Hofstra, Let's Talk About It: What Do You Wish You Learned In Sex Ed?

In our society today, women are often told that they should not talk about sex. This can lead women to feel embarrassed or unsure of themselves when something unexpected happens. Through Hofstra, Let’s Talk About It, you will read real accounts from real college students. We are all going through the same experiences, why not talk about them?

Sex education in the United States is complicated. According to Planned Parenthood’s official website, many important topics such as birth control and LGBT+ identities are included in a curriculum on a state-by-state basis. Although some districts are implementing beneficial sex education programs, not everyone is following suit: only 18 states mandate educators to include birth control into their curriculum, while only 13 require that the information taught be medically accurate.

States and local governments have a lot more power in sex education than you would expect. In fact, seven states actually approved a law that prohibits sex educators from discussing LGBT+ relationships [this law is unfortunately still in effect. If you would like to learn more about it, click here].

Courtesy of Giphy

The sex education someone receives can greatly impact their future sex lives. Today, I asked Her Campus members: “What do you wish you learned in sex ed?”

“I wish I learned more about unhealthy relationships in sex ed.”

  • Julia, Junior

“Sex within the LGBT+ community and the concept of virginity in that realm.”

  • Katie, Sophomore

“More about the hymen”

  • Mallory, Sophomore

If you would like to learn more about the hymen and the complex definition of virginity, click here

“I learned abstinence-only education so I wish I learned about consent and other contraceptive options besides condoms.”

  • Laramie, Freshman

Courtesy of Giphy

“To learn that it’s okay that the topic of sex makes you uncomfortable, frightened, and nervous. I wish I learned more about what contraceptives are best if one decides to engage in sex, rather than constantly learning and being told not to have sex at all because of the diseases that can be contracted.”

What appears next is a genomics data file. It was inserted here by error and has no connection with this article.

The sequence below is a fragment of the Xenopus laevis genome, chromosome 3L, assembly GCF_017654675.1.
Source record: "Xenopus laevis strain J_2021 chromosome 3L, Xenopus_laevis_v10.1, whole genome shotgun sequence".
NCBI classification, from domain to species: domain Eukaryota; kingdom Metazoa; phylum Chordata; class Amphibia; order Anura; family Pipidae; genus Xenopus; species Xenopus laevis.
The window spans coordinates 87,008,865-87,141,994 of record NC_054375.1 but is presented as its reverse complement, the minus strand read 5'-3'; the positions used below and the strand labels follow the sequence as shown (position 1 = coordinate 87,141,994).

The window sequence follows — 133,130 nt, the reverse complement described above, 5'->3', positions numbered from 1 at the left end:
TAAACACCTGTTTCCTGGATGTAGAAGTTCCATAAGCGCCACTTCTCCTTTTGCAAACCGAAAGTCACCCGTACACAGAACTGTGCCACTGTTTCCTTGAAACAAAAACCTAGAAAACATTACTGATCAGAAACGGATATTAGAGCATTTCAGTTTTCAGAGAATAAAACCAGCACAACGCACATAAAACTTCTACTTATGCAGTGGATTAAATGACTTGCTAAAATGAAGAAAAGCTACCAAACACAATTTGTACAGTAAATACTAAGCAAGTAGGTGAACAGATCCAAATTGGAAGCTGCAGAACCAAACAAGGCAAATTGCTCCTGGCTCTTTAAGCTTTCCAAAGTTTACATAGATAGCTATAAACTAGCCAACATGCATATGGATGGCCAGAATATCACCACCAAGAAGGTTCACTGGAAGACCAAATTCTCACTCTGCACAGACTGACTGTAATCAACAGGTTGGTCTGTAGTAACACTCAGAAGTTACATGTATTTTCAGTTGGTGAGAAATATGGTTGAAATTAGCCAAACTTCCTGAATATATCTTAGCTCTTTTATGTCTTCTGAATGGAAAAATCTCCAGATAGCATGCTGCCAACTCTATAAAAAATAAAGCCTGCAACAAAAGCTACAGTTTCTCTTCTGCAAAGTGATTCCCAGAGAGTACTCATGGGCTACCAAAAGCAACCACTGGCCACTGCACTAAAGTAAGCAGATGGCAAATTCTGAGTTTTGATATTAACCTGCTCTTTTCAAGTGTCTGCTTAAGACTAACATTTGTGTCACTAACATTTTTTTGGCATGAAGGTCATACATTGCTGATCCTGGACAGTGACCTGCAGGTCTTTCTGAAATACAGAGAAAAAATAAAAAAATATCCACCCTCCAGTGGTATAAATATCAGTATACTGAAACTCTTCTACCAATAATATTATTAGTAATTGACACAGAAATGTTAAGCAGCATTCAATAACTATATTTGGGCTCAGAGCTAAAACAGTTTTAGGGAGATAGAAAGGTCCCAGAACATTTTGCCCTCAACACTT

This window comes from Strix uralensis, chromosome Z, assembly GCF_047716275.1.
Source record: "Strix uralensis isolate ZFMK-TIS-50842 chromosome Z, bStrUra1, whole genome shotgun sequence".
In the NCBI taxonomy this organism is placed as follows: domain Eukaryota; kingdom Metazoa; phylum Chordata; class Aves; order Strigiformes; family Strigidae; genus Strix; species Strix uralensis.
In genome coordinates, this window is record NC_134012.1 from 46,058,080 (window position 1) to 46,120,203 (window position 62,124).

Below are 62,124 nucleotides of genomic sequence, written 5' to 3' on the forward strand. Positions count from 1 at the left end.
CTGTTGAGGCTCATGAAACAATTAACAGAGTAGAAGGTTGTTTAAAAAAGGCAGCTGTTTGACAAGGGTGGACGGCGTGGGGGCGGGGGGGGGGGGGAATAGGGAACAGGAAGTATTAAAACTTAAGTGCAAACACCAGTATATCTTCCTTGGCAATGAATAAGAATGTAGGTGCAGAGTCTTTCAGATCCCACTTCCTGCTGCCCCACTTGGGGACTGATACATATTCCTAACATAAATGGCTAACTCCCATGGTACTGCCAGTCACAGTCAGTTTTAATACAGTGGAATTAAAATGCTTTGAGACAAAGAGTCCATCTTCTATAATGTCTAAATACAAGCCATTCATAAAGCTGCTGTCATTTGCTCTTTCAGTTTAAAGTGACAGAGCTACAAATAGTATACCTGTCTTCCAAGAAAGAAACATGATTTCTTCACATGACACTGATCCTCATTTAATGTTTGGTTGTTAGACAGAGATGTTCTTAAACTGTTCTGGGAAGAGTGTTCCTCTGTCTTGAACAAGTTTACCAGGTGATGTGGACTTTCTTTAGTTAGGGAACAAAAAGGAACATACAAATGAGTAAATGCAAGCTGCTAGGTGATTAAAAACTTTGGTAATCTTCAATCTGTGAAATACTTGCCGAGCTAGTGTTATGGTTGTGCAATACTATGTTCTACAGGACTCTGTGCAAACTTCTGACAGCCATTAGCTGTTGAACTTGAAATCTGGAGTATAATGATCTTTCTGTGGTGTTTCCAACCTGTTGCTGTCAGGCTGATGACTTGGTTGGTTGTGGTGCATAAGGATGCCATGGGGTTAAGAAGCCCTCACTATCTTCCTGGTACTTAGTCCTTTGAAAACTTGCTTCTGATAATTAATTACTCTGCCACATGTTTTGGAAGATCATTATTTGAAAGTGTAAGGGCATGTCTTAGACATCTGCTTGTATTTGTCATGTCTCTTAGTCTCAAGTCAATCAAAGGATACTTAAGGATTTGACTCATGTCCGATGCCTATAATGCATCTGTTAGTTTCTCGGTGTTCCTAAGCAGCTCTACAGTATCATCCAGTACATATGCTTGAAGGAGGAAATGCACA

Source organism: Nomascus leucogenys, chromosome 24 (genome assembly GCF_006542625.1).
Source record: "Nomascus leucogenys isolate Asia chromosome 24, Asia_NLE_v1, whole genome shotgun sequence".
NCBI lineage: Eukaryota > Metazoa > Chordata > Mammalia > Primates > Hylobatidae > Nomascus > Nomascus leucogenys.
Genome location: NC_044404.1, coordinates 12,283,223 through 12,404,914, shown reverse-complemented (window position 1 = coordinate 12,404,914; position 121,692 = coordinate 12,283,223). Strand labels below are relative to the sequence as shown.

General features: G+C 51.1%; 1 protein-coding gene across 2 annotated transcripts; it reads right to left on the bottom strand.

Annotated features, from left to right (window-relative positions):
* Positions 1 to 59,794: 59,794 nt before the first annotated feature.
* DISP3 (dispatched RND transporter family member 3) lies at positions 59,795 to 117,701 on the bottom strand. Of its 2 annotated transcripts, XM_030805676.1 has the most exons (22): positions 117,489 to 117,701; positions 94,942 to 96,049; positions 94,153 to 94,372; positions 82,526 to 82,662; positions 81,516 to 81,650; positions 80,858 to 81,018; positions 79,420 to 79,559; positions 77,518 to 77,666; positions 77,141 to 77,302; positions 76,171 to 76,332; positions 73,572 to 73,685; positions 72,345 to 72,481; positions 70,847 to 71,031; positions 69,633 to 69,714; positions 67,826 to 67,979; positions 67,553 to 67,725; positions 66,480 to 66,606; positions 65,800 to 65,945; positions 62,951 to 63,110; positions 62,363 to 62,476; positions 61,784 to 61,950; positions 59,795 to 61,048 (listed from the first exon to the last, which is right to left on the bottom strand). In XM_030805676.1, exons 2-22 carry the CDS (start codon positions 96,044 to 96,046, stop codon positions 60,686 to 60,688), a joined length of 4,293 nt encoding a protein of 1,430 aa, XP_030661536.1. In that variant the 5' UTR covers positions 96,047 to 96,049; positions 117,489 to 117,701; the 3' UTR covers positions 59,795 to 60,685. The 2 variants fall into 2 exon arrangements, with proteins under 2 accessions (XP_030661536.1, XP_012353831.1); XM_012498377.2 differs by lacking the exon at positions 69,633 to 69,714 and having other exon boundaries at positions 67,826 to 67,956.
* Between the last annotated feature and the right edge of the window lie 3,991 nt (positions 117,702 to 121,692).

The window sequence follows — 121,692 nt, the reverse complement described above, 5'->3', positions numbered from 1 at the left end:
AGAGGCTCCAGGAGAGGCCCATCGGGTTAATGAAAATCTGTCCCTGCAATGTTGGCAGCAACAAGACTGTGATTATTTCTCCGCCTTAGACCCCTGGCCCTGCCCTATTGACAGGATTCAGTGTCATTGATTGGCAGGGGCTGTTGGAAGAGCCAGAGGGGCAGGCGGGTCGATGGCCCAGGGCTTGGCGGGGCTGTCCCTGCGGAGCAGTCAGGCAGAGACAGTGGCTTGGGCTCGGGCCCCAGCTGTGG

• Anonymous, Sophomore

“I wish they taught us to be more open about our sexuality.”

  • Sara, Senior

“That it's really hard to get pregnant on birth control [if taken regularly and correctly]. Also that it isn't bad to have sex if you're being safe, comfortable, and responsible.”

  • Gia, Junior

“That having sex isn't necessarily a bad thing if it's safe and consensual. It would've saved me a lot of emotional trauma leading up to my first time, knowing that having sex is okay. I also wish I had learned how to communicate with a sexual partner about sex. That was so hard to learn from experience.”

  • Madison, Sophomore

Courtesy of Giphy

“I wish I learned that different kinds of manipulation can be turned into forced consent.”

  • Olivia, Sophomore

“I wish we learned more about birth control and just contraception in general. It's something I've had to do a lot of research about on my own and I think it's something more women should know a lot about because it affects us in so many ways.”

  • Anonymous, Freshman

If you would like to learn about the different types of birth control, Planned Parenthood created a comprehensive list of all the options you can choose from.

“That abstinence was not the only way to have a sex life before marriage.”

  • Kim, Senior  

“How to put a condom on your s/o”

  • Tyler, Freshman

“How to achieve an orgasm for women and more about sex itself rather than preaching abstinence.”

  • Courtney, Junior

Courtesy of Giphy

“My school never actually went over the actual logistics or mechanics of having sex. There was never a class where they taught us how to put a condom on a banana or whatever. We learned about the body’s parts in biology and STDs in health. My school was pretty good at providing information about the LGBT+ community, but since there was no lesson about how sex actually happened, there was never any explanation of how people could have different definitions of sex or how sex could change based on your relationship. I also wish that there was a lesson on different types of birth control and how to access the nearest Planned Parenthood or what the facilities are for. So essentially, schools are lacking the things you need to know for when you plan to engage in sex and are instead scaring us away by only teaching us about STDs.”

  • Courtney, Sophomore

If you would like to find the closest Planned Parenthood location, click here

Rather than teaching students sex education that can greatly benefit them, some states and local districts are creating programs that prevent students from learning about important and relevant topics. Speaking out and sharing our sex ed experiences will begin the conversation that we as a society need to have.